“It’s alright, I’m just starting to hate English,” Rhys said.

Whilst fellow student James said it will be a ‘walk in the park’.

“It’s good, it’s pretty full on trying to cram in as much as possible in the last week,” he said.

For Rosie and Rhys, their results in the HSC could make or break their dreams of getting accepted to uni, with Rosie hoping to get entry into the University of Western Sydney and Rhys wanting to study at the University of Newcastle.

“I want to go to uni and study nutrition and go onto become a dietitian,” Rosie said.

“I want to get accepted into the University of Newcastle,” Rhys said.

“I probably take a working gap year.”

Both Tammie and James say they are a bit more relaxed about the exams as their plans don’t rely on results.

Tammie hopes to move to Wagga Wagga to study Aged Care or Beauty Therapy at TAFE while James hopes to get an apprenticeship with an electrician or as a refrigerator mechanic.

“If anyone is looking or an apprentice?” James said.

“It doesn’t mean much for what I want to do, I just like bettering myself as much as possible.

All of the students agree however that they would like to see a shake up of the current HSC system, suggesting a model similar to one used in the ACT.

“Not just sitting one big exam,” James said.

“Have an assessment task worth 10% at the end of each term in Year 11 and 12.”

The Boorowa News wishes all of the BCS Yr 12 students good luck with their exams.

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Swimmer Dan Fox wins yet another award

HOME GROWN CHAMPION: Daniel Fox with Olympic medal and Mayor Karen Williams.
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ONEof Redland’s favourite sons, Daniel Fox, has received a Redland City CouncilCertificate of Achievementafter hispodiumfinish at the 2016 Rio Paralympic Games.

Born and raised in Cleveland, Daniel is a two-time Paralympian, representing Australia inLondon in 2012 and Rio last month, where he added a bronze to his impressive collection ofmedals and records.

An experienced international campaigner, Daniel competed in three events in Rio lastmonth, achieving a podium finish in his pet event, the Men’s S14 200m Freestyle.

He also placed 6th in the final of the men’s 100m backstroke and 4th in his heat of the men’s200m individual medley.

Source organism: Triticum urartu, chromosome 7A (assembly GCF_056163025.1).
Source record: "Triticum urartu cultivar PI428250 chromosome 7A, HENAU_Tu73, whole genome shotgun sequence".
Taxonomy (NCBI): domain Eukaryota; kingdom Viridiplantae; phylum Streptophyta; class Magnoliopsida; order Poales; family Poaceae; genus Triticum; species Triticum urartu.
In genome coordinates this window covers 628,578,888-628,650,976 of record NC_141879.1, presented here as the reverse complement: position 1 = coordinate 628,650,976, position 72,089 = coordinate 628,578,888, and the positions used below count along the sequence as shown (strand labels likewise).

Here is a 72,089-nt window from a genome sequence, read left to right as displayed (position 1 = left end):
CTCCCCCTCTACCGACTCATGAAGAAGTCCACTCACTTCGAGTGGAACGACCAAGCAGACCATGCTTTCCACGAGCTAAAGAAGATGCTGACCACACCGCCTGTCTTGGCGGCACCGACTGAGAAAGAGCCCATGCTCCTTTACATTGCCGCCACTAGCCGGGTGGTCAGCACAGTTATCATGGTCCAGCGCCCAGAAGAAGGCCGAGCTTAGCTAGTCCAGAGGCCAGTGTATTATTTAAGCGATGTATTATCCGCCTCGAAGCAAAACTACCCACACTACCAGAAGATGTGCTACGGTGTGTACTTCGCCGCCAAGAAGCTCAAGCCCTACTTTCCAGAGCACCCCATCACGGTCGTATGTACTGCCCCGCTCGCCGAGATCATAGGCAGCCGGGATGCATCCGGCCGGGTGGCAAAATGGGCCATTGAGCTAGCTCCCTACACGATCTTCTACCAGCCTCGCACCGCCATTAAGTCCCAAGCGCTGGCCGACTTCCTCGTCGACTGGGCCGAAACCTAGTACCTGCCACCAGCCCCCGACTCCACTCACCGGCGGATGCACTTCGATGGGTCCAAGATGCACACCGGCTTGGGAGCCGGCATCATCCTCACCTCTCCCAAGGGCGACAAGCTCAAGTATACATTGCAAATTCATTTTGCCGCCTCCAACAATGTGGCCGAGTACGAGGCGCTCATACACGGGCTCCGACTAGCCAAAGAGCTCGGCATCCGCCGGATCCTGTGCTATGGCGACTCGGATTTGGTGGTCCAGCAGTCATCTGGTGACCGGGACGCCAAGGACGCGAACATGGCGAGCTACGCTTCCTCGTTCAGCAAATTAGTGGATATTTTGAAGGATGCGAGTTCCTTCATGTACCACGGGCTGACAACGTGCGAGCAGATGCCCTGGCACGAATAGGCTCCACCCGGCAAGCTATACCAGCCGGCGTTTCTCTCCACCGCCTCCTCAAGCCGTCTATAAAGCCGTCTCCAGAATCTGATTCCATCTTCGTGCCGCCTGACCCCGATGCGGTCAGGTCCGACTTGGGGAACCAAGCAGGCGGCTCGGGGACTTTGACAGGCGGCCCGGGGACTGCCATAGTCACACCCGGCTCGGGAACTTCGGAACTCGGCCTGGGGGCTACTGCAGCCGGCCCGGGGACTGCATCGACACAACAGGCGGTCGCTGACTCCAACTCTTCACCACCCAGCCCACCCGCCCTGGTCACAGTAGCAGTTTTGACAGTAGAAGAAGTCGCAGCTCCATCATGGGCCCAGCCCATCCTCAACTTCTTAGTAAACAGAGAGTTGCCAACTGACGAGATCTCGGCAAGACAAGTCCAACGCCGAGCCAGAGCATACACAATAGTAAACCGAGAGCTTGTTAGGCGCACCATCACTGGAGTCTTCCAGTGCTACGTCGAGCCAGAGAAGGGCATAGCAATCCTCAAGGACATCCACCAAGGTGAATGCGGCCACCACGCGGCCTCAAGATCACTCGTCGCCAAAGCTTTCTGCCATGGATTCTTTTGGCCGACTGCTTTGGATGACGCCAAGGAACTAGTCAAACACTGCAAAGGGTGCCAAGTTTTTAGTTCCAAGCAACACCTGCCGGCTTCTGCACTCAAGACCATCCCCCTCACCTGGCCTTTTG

Mayor Karen Williams said Daniel had learnt to swimas a toddler,steppingup to top competition in 2009 when he debuted Australia at the Global Games thesame year, where he won three gold and two silver medals.

He followed this with a second in the 200m freestyle at the 2010 World Championships andwent one better with a gold medal in the 200m freestyle at the Montreal WorldChampionships.

“Daniel continued his record of international medal-winning swims for 200m freestyle, winningsilver at the 2012 London Paralympics, gold at the 2013 IPC Swimming WorldChampionships,’’ she said.

“He also set a world record at the 2014 Glasgow Commonwealth Games.’’

Cr Williams said his strong performance at the Swimming Australia Grand Prix in Townsville last year and the2015 Australian Swimming Championships in Sydney guaranteed selection in the Australianteam for the 2016 Paralympics.

“Our city watched with great anticipation as Daniel walked onto the pool deck in Rio lastmonth and our hearts swelled with pride as he stood on the podium to receive a bronzemedal for the Men’s 200m Freestyle,’’ she said. “I can only imagine the roar from his personal cheer squad, led by his mum and No 1 fanJulie and stepdad PJ, who travelled to Rio with Daniel’s siblings and partners.

“I am told there was plenty of cheer back home too, led by Aunty Allanah, who also made aspecial trip to Sydney with Julie to meet Daniel’s flight as it returned from Rio.Daniel, you have again proven yourself as a real Aussie champion.’’

Dan alsoreceived another accolade at the athletes’ Welcome Home parade in Brisbanewhen named Ambassador for the INAS Global Games to be hosted by Brisbane in2019.

The Games will attract more than 1000 elite athletes who have an intellectualdisability.